I was dealing with a woman the other day who had a frightening experience in childhood. She’s known to some of you here. It’s not confidential, I won’t mention her name. And this thing followed her up and out of many, many problems, when we dealt with her this was the root. And it was this feeling of absolute black darkness that came upon her. And it really terrified her. She could hardly even endure to speak about it. And as I was dealing with her and thinking about it, I thought there was more to this than just an individual’s psychological experience. There is a thing of dense utter darkness. Not physical, but spiritual. It’s the ultimate. And this is what Jesus endured. “Thou hast laid me in the abyss of dense darkness.” There are various different Hebrew words for darkness, and each one gets more powerful than the other. The most powerful of all, this is total absolute darkness. Verse 7:
“Thy wrath lieth hard upon me, and thou has afflicted me with all thy waves [all thy breakers, all thy judgments have come upon me in succession. Verse 8:] Thou hast put away mine acquaintance far from me; thou hast made me an abomination unto them: I am shut up, and I cannot come forth.”(KJV)
Of course, as a man crucified, Jesus was totally unclean to the Jewish race. You understand, it was an abomination to come near him. Verse 9:
“My eye mourneth by reason of affliction: Lord, I have called daily upon thee, I have stretched out my hands unto thee.”(KJV)
Now in verses 10, 11 and 12 we have a series of questions asked by the psalmist. In incredulity. Could it possibly be. And we’ll come back to them in a moment because the answer to each one is yes. It happened when Jesus went down into hell. But to the natural mind of the psalmist it was incredible that any of these things should happen. I’d like to leave those three verses of questions out for the moment and move on to verse 13:
“Unto thee I have cried, O Lord; and in the morning shall my prayer come before thee.”(NAS)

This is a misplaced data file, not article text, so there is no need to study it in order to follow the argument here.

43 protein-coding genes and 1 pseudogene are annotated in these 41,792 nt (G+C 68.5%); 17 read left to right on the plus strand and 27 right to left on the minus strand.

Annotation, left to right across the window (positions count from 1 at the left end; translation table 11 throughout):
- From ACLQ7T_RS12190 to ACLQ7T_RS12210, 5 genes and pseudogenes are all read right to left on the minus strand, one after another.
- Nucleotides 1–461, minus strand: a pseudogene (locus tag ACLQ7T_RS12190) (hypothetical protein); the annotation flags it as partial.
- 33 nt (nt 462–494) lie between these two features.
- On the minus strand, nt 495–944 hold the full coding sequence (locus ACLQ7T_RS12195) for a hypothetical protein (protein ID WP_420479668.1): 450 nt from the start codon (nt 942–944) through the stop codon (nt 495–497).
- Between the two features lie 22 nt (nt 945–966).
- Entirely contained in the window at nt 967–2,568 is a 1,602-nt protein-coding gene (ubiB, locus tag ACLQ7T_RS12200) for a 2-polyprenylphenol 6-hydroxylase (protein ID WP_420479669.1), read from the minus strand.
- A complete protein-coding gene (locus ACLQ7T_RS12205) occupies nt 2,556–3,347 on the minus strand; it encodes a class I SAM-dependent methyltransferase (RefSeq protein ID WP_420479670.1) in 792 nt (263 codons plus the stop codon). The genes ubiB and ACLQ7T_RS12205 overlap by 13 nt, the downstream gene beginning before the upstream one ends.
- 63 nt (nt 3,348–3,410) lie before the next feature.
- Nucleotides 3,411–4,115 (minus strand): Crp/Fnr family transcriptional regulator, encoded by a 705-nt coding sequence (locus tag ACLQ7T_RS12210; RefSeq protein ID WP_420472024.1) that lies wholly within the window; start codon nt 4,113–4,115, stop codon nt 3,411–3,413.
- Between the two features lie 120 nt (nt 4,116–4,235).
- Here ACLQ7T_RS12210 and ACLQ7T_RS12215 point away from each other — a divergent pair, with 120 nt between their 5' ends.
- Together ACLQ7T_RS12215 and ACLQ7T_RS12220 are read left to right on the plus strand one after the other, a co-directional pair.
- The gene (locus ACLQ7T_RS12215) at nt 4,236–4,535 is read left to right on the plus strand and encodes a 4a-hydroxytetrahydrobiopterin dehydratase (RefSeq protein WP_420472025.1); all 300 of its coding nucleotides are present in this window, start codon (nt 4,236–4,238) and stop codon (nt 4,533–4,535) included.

That’s the resurrection morning. Now we come back to this picture of rejection:
“Lord, why castest thou off my soul? Why hidest thou thy face from me? [because he was made sin with our sinfulness. Verse 15:] I am afflicted and ready to die from my youth up [or I have been a dying man from my youth upwards. Because from his youth the shadow of the cross hung across the life of Jesus. Every step he took was a step nearer the cross.] while I suffer thy terrors I am distracted.”(KJV)
To me this is tremendous. See, it wasn’t just an act. It was reality. And I don’t know how many of you have any measure to appreciate what spiritual terror is. I’m not talking about the physical. But I have dealt with people in the ministry of deliverance who have tasted a little of what the terrors of God are. Most such people are in mental institutions, I’ll tell you that. And here we read that over the spirit of Jesus, breaker after breaker, all these fearful terrors of abandonment and darkness swept over. Verse 16:
“Thy fierce wrath hath swept over me, thy terrors destroy me.”
You notice the continual emphasis upon the word terror. Tremendously strong word. And again in the realm of deliverance and mental illness, you’ll find people that have tasted just a little fraction of what this means. Verse 18:
“Lover and friend hast thou put far from me, [now the King James says ‘mine acquaintance into darkness’, but the Amplified version has got a most beautiful rendering, which is the right one I’m sure.] my familiar friends are darkness and the grave, I have no other company.”
All my own friends, my loved ones, my family, have been cut off from me. And think of ending a psalm like that. I can’t but admire the faith of the psalmist who could come forth with a psalm like that, and end on that note. Of total absolute despair and doubt. And yet God ordained it that way because that’s the picture. That’s what happened. That’s exactly as it was. Keep your finger there in Psalm 88 and let’s look back into the New Testament for a moment at John 18:11. John 18:11. Peter was about to draw his sword and defend his lord that he should not be arrested in the garden. And Jesus gave Peter this answer: